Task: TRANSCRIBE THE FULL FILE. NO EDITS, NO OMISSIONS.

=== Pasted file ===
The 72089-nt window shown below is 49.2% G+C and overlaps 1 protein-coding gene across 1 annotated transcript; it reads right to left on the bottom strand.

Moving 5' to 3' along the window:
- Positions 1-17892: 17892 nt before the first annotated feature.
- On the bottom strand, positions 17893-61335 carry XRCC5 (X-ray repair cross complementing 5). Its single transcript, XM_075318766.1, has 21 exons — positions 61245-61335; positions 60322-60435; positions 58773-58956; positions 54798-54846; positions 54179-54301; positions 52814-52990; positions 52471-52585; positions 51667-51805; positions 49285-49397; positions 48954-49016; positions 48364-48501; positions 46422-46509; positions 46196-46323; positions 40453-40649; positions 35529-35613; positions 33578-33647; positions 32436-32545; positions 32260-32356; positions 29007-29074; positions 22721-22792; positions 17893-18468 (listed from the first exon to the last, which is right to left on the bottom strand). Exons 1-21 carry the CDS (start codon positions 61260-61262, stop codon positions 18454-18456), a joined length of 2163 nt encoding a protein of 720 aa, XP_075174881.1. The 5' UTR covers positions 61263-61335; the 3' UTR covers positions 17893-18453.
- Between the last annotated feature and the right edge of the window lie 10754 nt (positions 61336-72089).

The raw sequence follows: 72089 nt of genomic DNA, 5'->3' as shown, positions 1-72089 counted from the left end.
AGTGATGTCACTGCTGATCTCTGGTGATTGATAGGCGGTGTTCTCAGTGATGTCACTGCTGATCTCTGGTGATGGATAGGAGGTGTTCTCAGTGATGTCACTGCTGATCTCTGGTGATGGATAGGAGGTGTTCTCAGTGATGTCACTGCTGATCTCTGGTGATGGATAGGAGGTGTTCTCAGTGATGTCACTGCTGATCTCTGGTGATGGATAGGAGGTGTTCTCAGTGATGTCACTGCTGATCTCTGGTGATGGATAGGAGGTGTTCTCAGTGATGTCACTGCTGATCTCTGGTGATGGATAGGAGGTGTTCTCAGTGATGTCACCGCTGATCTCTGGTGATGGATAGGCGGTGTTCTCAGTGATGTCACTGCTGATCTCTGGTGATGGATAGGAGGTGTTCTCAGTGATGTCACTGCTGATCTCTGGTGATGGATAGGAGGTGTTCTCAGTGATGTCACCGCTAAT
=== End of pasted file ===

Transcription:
The 72089-nt window shown below is 49.2% G+C and overlaps 1 protein-coding gene across 1 annotated transcript; it reads right to left on the bottom strand.

Moving 5' to 3' along the window:
- Positions 1-17892: 17892 nt before the first annotated feature.
- On the bottom strand, positions 17893-61335 carry XRCC5 (X-ray repair cross complementing 5). Its single transcript, XM_075318766.1, has 21 exons — positions 61245-61335; positions 60322-60435; positions 58773-58956; positions 54798-54846; positions 54179-54301; positions 52814-52990; positions 52471-52585; positions 51667-51805; positions 49285-49397; positions 48954-49016; positions 48364-48501; positions 46422-46509; positions 46196-46323; positions 40453-40649; positions 35529-35613; positions 33578-33647; positions 32436-32545; positions 32260-32356; positions 29007-29074; positions 22721-22792; positions 17893-18468 (listed from the first exon to the last, which is right to left on the bottom strand). Exons 1-21 carry the CDS (start codon positions 61260-61262, stop codon positions 18454-18456), a joined length of 2163 nt encoding a protein of 720 aa, XP_075174881.1. The 5' UTR covers positions 61263-61335; the 3' UTR covers positions 17893-18453.
- Between the last annotated feature and the right edge of the window lie 10754 nt (positions 61336-72089).

The raw sequence follows: 72089 nt of genomic DNA, 5'->3' as shown, positions 1-72089 counted from the left end.
AGTGATGTCACTGCTGATCTCTGGTGATTGATAGGCGGTGTTCTCAGTGATGTCACTGCTGATCTCTGGTGATGGATAGGAGGTGTTCTCAGTGATGTCACTGCTGATCTCTGGTGATGGATAGGAGGTGTTCTCAGTGATGTCACTGCTGATCTCTGGTGATGGATAGGAGGTGTTCTCAGTGATGTCACTGCTGATCTCTGGTGATGGATAGGAGGTGTTCTCAGTGATGTCACTGCTGATCTCTGGTGATGGATAGGAGGTGTTCTCAGTGATGTCACTGCTGATCTCTGGTGATGGATAGGAGGTGTTCTCAGTGATGTCACCGCTGATCTCTGGTGATGGATAGGCGGTGTTCTCAGTGATGTCACTGCTGATCTCTGGTGATGGATAGGAGGTGTTCTCAGTGATGTCACTGCTGATCTCTGGTGATGGATAGGAGGTGTTCTCAGTGATGTCACCGCTAAT